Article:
Jan 29, 2013 rated it liked it
Find this and other reviews at: http://flashlightcommentary.blogspot....

I knew nothing about Queen Lakshmi or the Indian Rebellion of 1857 when I picked up Michelle Moran’s Rebel Queen. My eye was drawn to the unusual locale and an eagerness to experience a story that was both foreign and entirely unfamiliar. I’d enjoyed Moran’s work in the past and was optimistic of my prospects, but looking back I can’t help feeling the reality fell short of my expectations.

In theory, Sita was a well-positione
...more
Ena Hasečić
Mar 31, 2018 rated it it was amazing  ·  review of another edition
Shelves: books-i-own
Radnja romana smještena je u Indiju u XIX stoljeće, za vrijeme vladavine kraljice Lakšmi Bai. Nisam čitala ostale prevedene romane Michelle Moran, iako je jako hvaljena i ima odlične ocjene. Ova me privukla zahvaljujući Pričama za laku noć za djevojčice buntovnice u kojoj sam čitala o kraljici čiji je period vladavine je opisan u ovom romanu.

U središtu romana je Sito, djevojka koja iz siromašnog sela dolazi na dvor biti pripadnica Durga Dala, skupine djevojaka obučenih nizom vještina, a čiji je
...more
Justine Gower
God, what a downer. Everything just falls apart at the end. I guess it's realistic given the subject matter but pretty depressing.

I feel that this book is one of Moran's weaker novels. The real point of the story, the revolution, is overshadowed by her coverage of the main character's training and journey to become a warrior. The events of the revolution are then told in a blow-by-blow fashion (this happened, then this, then this...), so that it all happens very quickly and at the end of the boo
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Stephanie Thornton
May 29, 2015 rated it it was amazing
India's Sepoy Rebellion is a critical turning point in both Indian and British history, but this is the first time I've seen the event fictionalized, so I was thrilled to see Michelle Moran hit Queen Lakshmi's story out of the park. (So much so, in fact, that I plan to recommend this as an extra credit book for my students!)

What I've read about 19th century India has been mostly confined to textbooks, to it was a treat to experience life in the rani's Panch Mahal through the eyes of Sita, one of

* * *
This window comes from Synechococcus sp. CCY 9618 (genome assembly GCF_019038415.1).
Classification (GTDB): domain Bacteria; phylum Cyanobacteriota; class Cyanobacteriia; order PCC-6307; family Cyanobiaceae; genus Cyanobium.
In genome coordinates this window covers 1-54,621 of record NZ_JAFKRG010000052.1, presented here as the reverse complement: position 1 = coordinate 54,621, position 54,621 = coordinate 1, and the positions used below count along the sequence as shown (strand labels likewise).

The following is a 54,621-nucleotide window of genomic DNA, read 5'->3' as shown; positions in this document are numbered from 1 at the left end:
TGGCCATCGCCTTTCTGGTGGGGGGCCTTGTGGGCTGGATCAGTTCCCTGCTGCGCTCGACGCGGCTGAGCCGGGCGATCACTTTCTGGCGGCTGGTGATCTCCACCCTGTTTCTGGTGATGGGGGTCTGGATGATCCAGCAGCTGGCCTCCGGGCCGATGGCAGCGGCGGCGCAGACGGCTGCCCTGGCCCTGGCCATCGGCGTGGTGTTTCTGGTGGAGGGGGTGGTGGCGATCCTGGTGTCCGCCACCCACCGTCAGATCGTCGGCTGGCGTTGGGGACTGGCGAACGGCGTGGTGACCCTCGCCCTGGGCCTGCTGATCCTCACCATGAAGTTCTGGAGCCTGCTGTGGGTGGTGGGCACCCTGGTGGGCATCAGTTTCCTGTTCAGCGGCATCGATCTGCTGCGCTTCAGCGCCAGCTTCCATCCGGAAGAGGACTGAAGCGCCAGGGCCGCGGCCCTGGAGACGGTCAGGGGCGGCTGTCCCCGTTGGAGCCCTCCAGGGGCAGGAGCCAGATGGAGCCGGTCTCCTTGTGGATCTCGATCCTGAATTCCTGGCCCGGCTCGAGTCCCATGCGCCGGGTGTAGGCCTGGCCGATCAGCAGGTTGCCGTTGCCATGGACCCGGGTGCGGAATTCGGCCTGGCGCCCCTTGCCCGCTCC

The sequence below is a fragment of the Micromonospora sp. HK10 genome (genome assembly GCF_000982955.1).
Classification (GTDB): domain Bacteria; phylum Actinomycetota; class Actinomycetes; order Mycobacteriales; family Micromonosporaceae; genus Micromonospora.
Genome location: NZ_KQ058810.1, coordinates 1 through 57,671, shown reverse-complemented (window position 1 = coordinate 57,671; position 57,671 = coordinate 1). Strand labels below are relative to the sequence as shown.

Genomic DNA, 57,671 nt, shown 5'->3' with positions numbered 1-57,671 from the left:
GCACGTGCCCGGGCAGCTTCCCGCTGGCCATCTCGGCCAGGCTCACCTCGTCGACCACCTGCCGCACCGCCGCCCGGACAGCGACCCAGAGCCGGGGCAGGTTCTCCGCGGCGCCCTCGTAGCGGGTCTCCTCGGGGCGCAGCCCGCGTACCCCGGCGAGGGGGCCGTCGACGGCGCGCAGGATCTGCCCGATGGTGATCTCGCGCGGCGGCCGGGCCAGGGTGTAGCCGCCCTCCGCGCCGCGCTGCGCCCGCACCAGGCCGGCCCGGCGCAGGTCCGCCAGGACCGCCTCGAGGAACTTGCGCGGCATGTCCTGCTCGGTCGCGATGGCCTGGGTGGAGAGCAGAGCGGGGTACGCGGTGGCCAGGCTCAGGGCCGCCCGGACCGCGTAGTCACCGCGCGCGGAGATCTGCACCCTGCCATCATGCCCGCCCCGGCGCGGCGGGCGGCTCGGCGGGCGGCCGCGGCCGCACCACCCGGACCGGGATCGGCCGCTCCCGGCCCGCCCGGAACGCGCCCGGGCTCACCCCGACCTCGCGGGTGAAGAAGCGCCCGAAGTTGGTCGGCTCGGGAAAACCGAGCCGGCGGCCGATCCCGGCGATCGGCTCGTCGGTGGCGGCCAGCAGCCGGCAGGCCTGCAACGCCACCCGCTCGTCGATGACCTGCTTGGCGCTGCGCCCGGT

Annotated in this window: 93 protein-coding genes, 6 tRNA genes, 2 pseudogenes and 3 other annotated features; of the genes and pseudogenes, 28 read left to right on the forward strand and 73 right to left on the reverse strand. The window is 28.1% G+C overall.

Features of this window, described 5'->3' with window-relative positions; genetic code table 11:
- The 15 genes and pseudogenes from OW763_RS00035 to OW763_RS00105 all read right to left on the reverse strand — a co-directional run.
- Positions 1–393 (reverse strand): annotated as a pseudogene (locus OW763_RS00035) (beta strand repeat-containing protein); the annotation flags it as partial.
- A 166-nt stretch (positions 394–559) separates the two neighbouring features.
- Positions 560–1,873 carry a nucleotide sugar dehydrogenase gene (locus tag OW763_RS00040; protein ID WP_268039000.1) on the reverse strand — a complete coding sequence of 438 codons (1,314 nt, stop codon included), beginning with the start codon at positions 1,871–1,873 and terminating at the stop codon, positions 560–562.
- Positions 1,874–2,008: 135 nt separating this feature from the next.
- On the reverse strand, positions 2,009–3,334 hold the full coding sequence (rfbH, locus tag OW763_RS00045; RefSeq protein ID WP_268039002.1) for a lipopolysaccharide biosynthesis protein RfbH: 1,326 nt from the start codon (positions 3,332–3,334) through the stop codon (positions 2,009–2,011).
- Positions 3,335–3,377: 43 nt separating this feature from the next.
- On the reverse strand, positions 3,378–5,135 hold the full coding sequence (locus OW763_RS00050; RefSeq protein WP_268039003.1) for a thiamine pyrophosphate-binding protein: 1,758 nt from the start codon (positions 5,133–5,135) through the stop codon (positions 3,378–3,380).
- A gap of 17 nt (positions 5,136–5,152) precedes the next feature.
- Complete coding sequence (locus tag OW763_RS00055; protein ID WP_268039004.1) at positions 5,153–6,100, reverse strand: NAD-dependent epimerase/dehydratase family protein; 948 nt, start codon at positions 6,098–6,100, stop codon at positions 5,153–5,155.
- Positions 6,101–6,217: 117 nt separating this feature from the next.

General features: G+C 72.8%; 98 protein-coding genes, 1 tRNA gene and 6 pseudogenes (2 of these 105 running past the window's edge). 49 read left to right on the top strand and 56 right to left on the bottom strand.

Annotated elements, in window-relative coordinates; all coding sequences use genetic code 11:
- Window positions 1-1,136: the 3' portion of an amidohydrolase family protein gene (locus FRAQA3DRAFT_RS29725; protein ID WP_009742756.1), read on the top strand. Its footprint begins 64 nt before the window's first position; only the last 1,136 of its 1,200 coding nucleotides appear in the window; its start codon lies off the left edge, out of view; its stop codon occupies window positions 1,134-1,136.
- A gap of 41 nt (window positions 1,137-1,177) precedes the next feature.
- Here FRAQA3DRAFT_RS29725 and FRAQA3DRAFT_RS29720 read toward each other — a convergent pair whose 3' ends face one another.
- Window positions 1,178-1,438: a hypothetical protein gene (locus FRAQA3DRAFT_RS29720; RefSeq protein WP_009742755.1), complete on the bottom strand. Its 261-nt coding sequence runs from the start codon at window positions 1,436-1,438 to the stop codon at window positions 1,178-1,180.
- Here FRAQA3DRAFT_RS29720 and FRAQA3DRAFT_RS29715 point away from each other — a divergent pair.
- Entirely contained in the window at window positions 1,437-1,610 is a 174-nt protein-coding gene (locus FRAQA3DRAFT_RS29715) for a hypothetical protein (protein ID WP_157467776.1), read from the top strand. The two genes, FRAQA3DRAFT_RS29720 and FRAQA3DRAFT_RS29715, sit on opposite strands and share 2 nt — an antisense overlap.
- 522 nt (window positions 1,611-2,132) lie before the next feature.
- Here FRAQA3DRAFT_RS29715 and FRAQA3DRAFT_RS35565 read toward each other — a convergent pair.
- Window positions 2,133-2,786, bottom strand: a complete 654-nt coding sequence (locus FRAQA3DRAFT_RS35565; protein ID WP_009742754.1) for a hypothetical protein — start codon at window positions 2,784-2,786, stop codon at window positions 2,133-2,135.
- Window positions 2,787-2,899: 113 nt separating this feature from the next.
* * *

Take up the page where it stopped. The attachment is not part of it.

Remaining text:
...more
Adite
Feb 15, 2016 rated it really liked it  ·  review of another edition
This is the second historical fiction book I have read which is about Indian history but written by a non-Indian. It also is about a one of a kind historical personality--Rani Lakshmibai--who is unfortunately not much talked about outside of India. So when I came across Michelle Moran's book I simply had to read it. So, did I like it? Yes, but much as I wanted to, I didn't love it. My rating would be 3.5 stars. Kudos to the author for doing her homework/research really well. She has a total gras ...more
Sonja Arlow
Any fan of historical fiction has their favourite time period or culture and for me it has always been World War 2 and the mid to late 19th century. I have never really been drawn to Indian history so it was with some reluctance I started this book. But I was pleasantly surprised once I started reading.

Boys are prized much higher than girls and more often than not little girls just “disappear” directly after being born. The ones that do survive this are married at the age of 10. If a wife’s hus
...more
Kayla Edwards
Once again, Michelle Moran has completely captivated her audience with glimmers of the past. Her storytelling weaves a tale from pieces of history, broken hearts, betrayal, love, and sacrifice to breathe life into the Rebel Queen and those dear to her. It was an emotional roller coaster, but one I would not have wanted to miss.

This book will appeal to anyone interested in history, India, remarkable women, court intrigue, international politics, family drama, or who just wants a good, 'ole-fashio
...more
Marcela (BookaholicCat)
4 Stars

For years I heard great things about Michelle Moran’s books, but for one reason or another I didn’t read any of them… until September last year… when finally, thanks to Thor, Loki and Batman I picked up Nefertiti… And OMG! It was amazing! Historical fiction at its best. I loved it so much I read The Heretic Queen right afterwards and OMG! I loved it too! What else to do than to read Cleopatra’s Daughter next… and OMG! Moran can’t do wrong… I loved it too! By them I knew I was addicted to